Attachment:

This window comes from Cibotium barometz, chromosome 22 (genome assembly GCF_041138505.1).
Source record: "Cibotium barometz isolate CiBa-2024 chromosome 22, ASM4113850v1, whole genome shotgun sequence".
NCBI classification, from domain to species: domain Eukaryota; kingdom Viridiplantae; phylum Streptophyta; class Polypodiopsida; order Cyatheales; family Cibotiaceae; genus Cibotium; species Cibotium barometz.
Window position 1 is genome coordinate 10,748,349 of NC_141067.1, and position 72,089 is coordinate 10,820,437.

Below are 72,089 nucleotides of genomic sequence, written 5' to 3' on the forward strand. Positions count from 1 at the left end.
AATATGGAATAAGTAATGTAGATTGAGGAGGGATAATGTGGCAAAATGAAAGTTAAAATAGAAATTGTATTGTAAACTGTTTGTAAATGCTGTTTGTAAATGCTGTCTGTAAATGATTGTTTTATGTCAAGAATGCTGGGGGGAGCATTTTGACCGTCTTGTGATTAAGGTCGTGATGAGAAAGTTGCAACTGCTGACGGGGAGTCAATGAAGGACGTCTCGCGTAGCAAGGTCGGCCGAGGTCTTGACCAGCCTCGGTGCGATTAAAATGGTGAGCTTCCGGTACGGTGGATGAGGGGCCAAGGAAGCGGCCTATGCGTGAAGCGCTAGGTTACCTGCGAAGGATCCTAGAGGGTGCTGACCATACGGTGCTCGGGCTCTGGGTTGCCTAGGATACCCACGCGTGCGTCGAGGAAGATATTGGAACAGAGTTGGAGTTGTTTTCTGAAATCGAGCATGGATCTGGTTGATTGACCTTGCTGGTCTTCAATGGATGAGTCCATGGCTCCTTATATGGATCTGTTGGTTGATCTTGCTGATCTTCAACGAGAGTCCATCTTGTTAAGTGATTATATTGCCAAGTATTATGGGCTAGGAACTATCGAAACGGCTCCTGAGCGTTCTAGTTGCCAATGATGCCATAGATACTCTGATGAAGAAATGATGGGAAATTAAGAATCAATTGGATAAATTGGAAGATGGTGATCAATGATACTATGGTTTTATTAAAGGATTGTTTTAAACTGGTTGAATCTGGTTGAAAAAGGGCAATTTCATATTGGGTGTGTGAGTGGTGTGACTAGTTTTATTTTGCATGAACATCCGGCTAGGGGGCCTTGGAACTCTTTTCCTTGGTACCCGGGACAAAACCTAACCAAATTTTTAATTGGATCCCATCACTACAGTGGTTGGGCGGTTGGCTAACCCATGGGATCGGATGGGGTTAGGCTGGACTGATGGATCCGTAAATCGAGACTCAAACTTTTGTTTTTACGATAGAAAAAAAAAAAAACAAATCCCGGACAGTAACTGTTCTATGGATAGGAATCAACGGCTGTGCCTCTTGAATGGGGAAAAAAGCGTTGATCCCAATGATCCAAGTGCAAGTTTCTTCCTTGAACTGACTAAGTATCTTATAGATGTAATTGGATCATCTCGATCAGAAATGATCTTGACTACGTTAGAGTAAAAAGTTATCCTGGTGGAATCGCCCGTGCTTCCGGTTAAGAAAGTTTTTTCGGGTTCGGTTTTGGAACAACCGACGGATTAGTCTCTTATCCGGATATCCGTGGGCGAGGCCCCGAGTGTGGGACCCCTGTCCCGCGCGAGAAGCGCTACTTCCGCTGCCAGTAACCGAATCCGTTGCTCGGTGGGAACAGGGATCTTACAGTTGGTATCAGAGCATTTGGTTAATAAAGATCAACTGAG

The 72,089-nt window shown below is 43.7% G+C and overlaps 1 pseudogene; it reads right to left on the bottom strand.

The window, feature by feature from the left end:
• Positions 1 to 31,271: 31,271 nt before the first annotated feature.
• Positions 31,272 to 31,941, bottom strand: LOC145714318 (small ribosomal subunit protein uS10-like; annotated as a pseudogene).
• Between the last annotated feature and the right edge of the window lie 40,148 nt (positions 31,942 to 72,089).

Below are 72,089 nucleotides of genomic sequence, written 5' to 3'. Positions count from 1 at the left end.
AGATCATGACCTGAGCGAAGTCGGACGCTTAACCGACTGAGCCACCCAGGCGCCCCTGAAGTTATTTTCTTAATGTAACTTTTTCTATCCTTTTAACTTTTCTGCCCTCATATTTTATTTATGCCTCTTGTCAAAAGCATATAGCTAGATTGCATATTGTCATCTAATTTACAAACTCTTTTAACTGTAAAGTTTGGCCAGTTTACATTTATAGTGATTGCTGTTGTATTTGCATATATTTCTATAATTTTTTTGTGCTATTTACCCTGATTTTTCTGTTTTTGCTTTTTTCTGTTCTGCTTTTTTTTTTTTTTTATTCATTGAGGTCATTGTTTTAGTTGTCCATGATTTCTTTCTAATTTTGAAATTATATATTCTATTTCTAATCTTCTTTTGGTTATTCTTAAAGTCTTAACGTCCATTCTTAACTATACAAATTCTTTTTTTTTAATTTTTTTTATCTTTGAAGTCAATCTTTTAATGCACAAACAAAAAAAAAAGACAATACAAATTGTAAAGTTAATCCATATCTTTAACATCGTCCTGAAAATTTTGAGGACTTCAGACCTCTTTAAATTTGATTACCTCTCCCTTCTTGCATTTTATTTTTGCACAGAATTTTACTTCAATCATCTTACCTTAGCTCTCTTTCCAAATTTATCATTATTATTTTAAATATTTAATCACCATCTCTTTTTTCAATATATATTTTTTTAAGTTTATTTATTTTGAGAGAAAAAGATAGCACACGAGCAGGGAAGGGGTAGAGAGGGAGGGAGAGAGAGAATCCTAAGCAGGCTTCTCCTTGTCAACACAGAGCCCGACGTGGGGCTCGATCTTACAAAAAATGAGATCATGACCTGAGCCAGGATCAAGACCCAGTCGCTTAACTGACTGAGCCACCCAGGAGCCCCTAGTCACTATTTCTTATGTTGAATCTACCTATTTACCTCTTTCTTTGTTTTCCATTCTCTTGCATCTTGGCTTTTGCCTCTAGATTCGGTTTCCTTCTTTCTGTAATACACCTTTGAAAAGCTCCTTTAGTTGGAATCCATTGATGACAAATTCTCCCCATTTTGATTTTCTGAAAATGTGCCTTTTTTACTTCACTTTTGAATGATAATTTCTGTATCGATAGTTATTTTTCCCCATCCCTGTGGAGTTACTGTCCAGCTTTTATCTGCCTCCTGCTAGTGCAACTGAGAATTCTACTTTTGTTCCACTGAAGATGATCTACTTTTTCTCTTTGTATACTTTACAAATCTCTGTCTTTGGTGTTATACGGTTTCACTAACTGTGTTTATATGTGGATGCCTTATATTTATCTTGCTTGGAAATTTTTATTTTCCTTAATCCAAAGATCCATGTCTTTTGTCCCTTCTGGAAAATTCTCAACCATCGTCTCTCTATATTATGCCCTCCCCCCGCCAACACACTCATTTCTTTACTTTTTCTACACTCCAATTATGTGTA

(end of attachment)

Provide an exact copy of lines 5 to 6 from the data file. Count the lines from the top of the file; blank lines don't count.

Below are 72,089 nucleotides of genomic sequence, written 5' to 3' on the forward strand. Positions count from 1 at the left end.
AATATGGAATAAGTAATGTAGATTGAGGAGGGATAATGTGGCAAAATGAAAGTTAAAATAGAAATTGTATTGTAAACTGTTTGTAAATGCTGTTTGTAAATGCTGTCTGTAAATGATTGTTTTATGTCAAGAATGCTGGGGGGAGCATTTTGACCGTCTTGTGATTAAGGTCGTGATGAGAAAGTTGCAACTGCTGACGGGGAGTCAATGAAGGACGTCTCGCGTAGCAAGGTCGGCCGAGGTCTTGACCAGCCTCGGTGCGATTAAAATGGTGAGCTTCCGGTACGGTGGATGAGGGGCCAAGGAAGCGGCCTATGCGTGAAGCGCTAGGTTACCTGCGAAGGATCCTAGAGGGTGCTGACCATACGGTGCTCGGGCTCTGGGTTGCCTAGGATACCCACGCGTGCGTCGAGGAAGATATTGGAACAGAGTTGGAGTTGTTTTCTGAAATCGAGCATGGATCTGGTTGATTGACCTTGCTGGTCTTCAATGGATGAGTCCATGGCTCCTTATATGGATCTGTTGGTTGATCTTGCTGATCTTCAACGAGAGTCCATCTTGTTAAGTGATTATATTGCCAAGTATTATGGGCTAGGAACTATCGAAACGGCTCCTGAGCGTTCTAGTTGCCAATGATGCCATAGATACTCTGATGAAGAAATGATGGGAAATTAAGAATCAATTGGATAAATTGGAAGATGGTGATCAATGATACTATGGTTTTATTAAAGGATTGTTTTAAACTGGTTGAATCTGGTTGAAAAAGGGCAATTTCATATTGGGTGTGTGAGTGGTGTGACTAGTTTTATTTTGCATGAACATCCGGCTAGGGGGCCTTGGAACTCTTTTCCTTGGTACCCGGGACAAAACCTAACCAAATTTTTAATTGGATCCCATCACTACAGTGGTTGGGCGGTTGGCTAACCCATGGGATCGGATGGGGTTAGGCTGGACTGATGGATCCGTAAATCGAGACTCAAACTTTTGTTTTTACGATAGAAAAAAAAAAAAACAAATCCCGGACAGTAACTGTTCTATGGATAGGAATCAACGGCTGTGCCTCTTGAATGGGGAAAAAAGCGTTGATCCCAATGATCCAAGTGCAAGTTTCTTCCTTGAACTGACTAAGTATCTTATAGATGTAATTGGATCATCTCGATCAGAAATGATCTTGACTACGTTAGAGTAAAAAGTTATCCTGGTGGAATCGCCCGTGCTTCCGGTTAAGAAAGTTTTTTCGGGTTCGGTTTTGGAACAACCGACGGATTAGTCTCTTATCCGGATATCCGTGGGCGAGGCCCCGAGTGTGGGACCCCTGTCCCGCGCGAGAAGCGCTACTTCCGCTGCCAGTAACCGAATCCGTTGCTCGGTGGGAACAGGGATCTTACAGTTGGTATCAGAGCATTTGGTTAATAAAGATCAACTGAG